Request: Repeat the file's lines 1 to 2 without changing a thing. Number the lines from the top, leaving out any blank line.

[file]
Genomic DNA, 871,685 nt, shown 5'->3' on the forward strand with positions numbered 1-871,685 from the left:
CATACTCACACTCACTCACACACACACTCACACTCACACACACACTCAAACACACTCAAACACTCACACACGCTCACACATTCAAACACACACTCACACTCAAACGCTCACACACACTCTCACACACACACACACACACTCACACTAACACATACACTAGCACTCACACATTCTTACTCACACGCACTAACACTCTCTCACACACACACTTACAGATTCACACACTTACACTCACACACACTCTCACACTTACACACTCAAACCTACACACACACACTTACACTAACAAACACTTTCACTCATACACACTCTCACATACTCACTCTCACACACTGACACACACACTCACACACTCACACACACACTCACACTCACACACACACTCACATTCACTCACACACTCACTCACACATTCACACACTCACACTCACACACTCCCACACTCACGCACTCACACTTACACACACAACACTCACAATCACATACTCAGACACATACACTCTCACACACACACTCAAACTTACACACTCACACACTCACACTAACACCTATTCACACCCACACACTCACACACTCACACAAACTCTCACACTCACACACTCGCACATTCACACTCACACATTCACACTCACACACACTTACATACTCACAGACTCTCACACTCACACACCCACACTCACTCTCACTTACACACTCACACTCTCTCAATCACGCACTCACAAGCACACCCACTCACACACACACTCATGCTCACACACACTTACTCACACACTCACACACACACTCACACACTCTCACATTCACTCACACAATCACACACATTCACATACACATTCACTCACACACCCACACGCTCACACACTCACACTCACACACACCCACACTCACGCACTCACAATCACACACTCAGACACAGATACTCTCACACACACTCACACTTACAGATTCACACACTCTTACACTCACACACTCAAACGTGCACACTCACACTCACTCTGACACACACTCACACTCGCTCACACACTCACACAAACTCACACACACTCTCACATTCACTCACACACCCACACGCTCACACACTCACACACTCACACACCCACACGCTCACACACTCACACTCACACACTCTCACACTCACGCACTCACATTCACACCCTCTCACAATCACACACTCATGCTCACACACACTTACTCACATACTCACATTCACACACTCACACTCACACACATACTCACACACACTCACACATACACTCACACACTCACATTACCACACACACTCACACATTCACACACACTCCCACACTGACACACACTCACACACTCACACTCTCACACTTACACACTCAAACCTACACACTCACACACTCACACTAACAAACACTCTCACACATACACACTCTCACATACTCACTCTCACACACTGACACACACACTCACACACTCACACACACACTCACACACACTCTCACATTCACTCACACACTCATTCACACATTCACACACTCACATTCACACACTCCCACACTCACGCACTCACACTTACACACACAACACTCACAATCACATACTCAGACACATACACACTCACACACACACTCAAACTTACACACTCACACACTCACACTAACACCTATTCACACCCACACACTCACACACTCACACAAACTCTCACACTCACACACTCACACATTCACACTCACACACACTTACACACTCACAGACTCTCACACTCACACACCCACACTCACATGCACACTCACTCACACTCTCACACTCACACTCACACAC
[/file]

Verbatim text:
Genomic DNA, 871,685 nt, shown 5'->3' on the forward strand with positions numbered 1-871,685 from the left:
CATACTCACACTCACTCACACACACACTCACACTCACACACACACTCAAACACACTCAAACACTCACACACGCTCACACATTCAAACACACACTCACACTCAAACGCTCACACACACTCTCACACACACACACACACACTCACACTAACACATACACTAGCACTCACACATTCTTACTCACACGCACTAACACTCTCTCACACACACACTTACAGATTCACACACTTACACTCACACACACTCTCACACTTACACACTCAAACCTACACACACACACTTACACTAACAAACACTTTCACTCATACACACTCTCACATACTCACTCTCACACACTGACACACACACTCACACACTCACACACACACTCACACTCACACACACACTCACATTCACTCACACACTCACTCACACATTCACACACTCACACTCACACACTCCCACACTCACGCACTCACACTTACACACACAACACTCACAATCACATACTCAGACACATACACTCTCACACACACACTCAAACTTACACACTCACACACTCACACTAACACCTATTCACACCCACACACTCACACACTCACACAAACTCTCACACTCACACACTCGCACATTCACACTCACACATTCACACTCACACACACTTACATACTCACAGACTCTCACACTCACACACCCACACTCACTCTCACTTACACACTCACACTCTCTCAATCACGCACTCACAAGCACACCCACTCACACACACACTCATGCTCACACACACTTACTCACACACTCACACACACACTCACACACTCTCACATTCACTCACACAATCACACACATTCACATACACATTCACTCACACACCCACACGCTCACACACTCACACTCACACACACCCACACTCACGCACTCACAATCACACACTCAGACACAGATACTCTCACACACACTCACACTTACAGATTCACACACTCTTACACTCACACACTCAAACGTGCACACTCACACTCACTCTGACACACACTCACACTCGCTCACACACTCACACAAACTCACACACACTCTCACATTCACTCACACACCCACACGCTCACACACTCACACACTCACACACCCACACGCTCACACACTCACACTCACACACTCTCACACTCACGCACTCACATTCACACCCTCTCACAATCACACACTCATGCTCACACACACTTACTCACATACTCACATTCACACACTCACACTCACACACATACTCACACACACTCACACATACACTCACACACTCACATTACCACACACACTCACACATTCACACACACTCCCACACTGACACACACTCACACACTCACACTCTCACACTTACACACTCAAACCTACACACTCACACACTCACACTAACAAACACTCTCACACATACACACTCTCACATACTCACTCTCACACACTGACACACACACTCACACACTCACACACACACTCACACACACTCTCACATTCACTCACACACTCATTCACACATTCACACACTCACATTCACACACTCCCACACTCACGCACTCACACTTACACACACAACACTCACAATCACATACTCAGACACATACACACTCACACACACACTCAAACTTACACACTCACACACTCACACTAACACCTATTCACACCCACACACTCACACACTCACACAAACTCTCACACTCACACACTCACACATTCACACTCACACACACTTACACACTCACAGACTCTCACACTCACACACCCACACTCACATGCACACTCACTCACACTCTCACACTCACACTCACACAC